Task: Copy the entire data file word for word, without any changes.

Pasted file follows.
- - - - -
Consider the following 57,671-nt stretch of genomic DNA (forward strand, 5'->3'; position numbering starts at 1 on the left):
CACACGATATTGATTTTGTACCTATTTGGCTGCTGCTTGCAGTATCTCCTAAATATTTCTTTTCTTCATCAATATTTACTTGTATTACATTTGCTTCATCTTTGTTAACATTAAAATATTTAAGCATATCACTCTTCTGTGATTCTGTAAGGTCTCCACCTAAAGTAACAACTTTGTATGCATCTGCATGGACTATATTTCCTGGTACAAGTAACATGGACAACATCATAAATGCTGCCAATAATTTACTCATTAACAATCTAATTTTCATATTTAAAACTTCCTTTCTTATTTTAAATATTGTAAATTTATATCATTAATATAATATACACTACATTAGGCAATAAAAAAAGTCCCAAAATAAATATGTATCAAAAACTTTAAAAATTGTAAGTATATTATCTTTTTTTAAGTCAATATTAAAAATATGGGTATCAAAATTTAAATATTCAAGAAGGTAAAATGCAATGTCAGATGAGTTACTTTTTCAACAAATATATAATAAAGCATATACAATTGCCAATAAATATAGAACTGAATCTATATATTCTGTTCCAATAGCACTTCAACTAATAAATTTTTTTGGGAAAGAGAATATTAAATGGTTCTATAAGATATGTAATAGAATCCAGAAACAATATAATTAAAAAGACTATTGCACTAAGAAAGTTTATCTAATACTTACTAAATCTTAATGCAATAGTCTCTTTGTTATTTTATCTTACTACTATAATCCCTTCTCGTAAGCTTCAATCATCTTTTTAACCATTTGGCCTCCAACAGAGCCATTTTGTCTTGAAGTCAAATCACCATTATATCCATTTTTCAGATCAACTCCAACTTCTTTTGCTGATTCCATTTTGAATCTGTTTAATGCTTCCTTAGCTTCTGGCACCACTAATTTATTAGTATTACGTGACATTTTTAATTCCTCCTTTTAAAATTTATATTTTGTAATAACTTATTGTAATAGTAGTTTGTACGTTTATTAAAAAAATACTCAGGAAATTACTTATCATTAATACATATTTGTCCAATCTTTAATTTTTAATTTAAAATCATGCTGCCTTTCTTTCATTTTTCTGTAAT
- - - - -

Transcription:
Consider the following 57,671-nt stretch of genomic DNA (forward strand, 5'->3'; position numbering starts at 1 on the left):
CACACGATATTGATTTTGTACCTATTTGGCTGCTGCTTGCAGTATCTCCTAAATATTTCTTTTCTTCATCAATATTTACTTGTATTACATTTGCTTCATCTTTGTTAACATTAAAATATTTAAGCATATCACTCTTCTGTGATTCTGTAAGGTCTCCACCTAAAGTAACAACTTTGTATGCATCTGCATGGACTATATTTCCTGGTACAAGTAACATGGACAACATCATAAATGCTGCCAATAATTTACTCATTAACAATCTAATTTTCATATTTAAAACTTCCTTTCTTATTTTAAATATTGTAAATTTATATCATTAATATAATATACACTACATTAGGCAATAAAAAAAGTCCCAAAATAAATATGTATCAAAAACTTTAAAAATTGTAAGTATATTATCTTTTTTTAAGTCAATATTAAAAATATGGGTATCAAAATTTAAATATTCAAGAAGGTAAAATGCAATGTCAGATGAGTTACTTTTTCAACAAATATATAATAAAGCATATACAATTGCCAATAAATATAGAACTGAATCTATATATTCTGTTCCAATAGCACTTCAACTAATAAATTTTTTTGGGAAAGAGAATATTAAATGGTTCTATAAGATATGTAATAGAATCCAGAAACAATATAATTAAAAAGACTATTGCACTAAGAAAGTTTATCTAATACTTACTAAATCTTAATGCAATAGTCTCTTTGTTATTTTATCTTACTACTATAATCCCTTCTCGTAAGCTTCAATCATCTTTTTAACCATTTGGCCTCCAACAGAGCCATTTTGTCTTGAAGTCAAATCACCATTATATCCATTTTTCAGATCAACTCCAACTTCTTTTGCTGATTCCATTTTGAATCTGTTTAATGCTTCCTTAGCTTCTGGCACCACTAATTTATTAGTATTACGTGACATTTTTAATTCCTCCTTTTAAAATTTATATTTTGTAATAACTTATTGTAATAGTAGTTTGTACGTTTATTAAAAAAATACTCAGGAAATTACTTATCATTAATACATATTTGTCCAATCTTTAATTTTTAATTTAAAATCATGCTGCCTTTCTTTCATTTTTCTGTAAT